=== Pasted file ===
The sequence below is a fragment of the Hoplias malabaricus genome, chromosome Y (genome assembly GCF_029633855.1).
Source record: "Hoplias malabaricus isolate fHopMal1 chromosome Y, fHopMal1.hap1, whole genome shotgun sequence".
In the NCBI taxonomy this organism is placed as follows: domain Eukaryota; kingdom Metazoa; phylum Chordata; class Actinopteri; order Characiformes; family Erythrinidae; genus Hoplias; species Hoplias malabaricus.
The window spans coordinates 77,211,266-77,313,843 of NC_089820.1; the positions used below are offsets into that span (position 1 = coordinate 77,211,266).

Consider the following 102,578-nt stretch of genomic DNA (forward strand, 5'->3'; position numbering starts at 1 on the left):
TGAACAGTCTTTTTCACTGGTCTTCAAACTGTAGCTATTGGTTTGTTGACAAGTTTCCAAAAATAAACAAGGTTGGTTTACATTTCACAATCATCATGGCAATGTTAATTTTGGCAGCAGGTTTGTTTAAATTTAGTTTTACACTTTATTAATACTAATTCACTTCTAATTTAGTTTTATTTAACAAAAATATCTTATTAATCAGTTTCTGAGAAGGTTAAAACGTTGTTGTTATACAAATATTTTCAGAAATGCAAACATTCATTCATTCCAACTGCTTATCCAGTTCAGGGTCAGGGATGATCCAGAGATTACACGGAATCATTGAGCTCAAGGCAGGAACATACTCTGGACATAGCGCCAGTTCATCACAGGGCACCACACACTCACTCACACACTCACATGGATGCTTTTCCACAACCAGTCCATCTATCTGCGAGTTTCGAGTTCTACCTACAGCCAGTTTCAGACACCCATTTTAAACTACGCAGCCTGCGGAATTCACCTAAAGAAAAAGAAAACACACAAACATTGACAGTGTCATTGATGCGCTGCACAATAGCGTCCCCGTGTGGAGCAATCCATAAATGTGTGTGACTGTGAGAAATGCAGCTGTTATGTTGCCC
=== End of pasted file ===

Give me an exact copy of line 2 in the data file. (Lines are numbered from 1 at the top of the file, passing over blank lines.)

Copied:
Source record: "Hoplias malabaricus isolate fHopMal1 chromosome Y, fHopMal1.hap1, whole genome shotgun sequence".